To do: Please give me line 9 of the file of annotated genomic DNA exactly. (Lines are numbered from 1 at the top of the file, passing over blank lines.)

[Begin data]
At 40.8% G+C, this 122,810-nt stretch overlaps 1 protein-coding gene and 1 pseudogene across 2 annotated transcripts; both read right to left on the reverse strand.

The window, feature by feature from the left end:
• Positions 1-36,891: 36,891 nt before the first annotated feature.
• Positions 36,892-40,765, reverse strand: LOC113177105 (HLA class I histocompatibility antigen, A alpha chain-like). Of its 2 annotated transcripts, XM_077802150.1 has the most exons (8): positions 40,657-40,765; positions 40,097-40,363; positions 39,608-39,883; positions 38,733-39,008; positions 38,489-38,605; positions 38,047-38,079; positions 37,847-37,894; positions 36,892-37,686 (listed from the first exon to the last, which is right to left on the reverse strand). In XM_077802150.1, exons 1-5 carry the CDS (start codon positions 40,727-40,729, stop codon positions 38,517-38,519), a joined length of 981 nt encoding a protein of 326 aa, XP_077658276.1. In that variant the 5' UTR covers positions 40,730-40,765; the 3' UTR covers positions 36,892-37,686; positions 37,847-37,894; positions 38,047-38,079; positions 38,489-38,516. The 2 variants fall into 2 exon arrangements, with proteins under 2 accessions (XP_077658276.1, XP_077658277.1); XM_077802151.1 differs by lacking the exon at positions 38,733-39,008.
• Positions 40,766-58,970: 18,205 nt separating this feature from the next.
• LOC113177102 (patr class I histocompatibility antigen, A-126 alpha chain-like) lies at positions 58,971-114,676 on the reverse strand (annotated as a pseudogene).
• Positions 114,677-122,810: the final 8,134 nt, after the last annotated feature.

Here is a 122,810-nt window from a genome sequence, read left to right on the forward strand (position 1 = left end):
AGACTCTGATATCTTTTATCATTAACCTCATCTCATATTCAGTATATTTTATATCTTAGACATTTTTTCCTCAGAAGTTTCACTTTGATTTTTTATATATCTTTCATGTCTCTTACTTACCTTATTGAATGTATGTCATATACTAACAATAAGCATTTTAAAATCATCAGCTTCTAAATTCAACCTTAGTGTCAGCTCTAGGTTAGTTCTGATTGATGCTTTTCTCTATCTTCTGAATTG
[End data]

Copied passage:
AGACTCTGATATCTTTTATCATTAACCTCATCTCATATTCAGTATATTTTATATCTTAGACATTTTTTCCTCAGAAGTTTCACTTTGATTTTTTATATATCTTTCATGTCTCTTACTTACCTTATTGAATGTATGTCATATACTAACAATAAGCATTTTAAAATCATCAGCTTCTAAATTCAACCTTAGTGTCAGCTCTAGGTTAGTTCTGATTGATGCTTTTCTCTATCTTCTGAATTG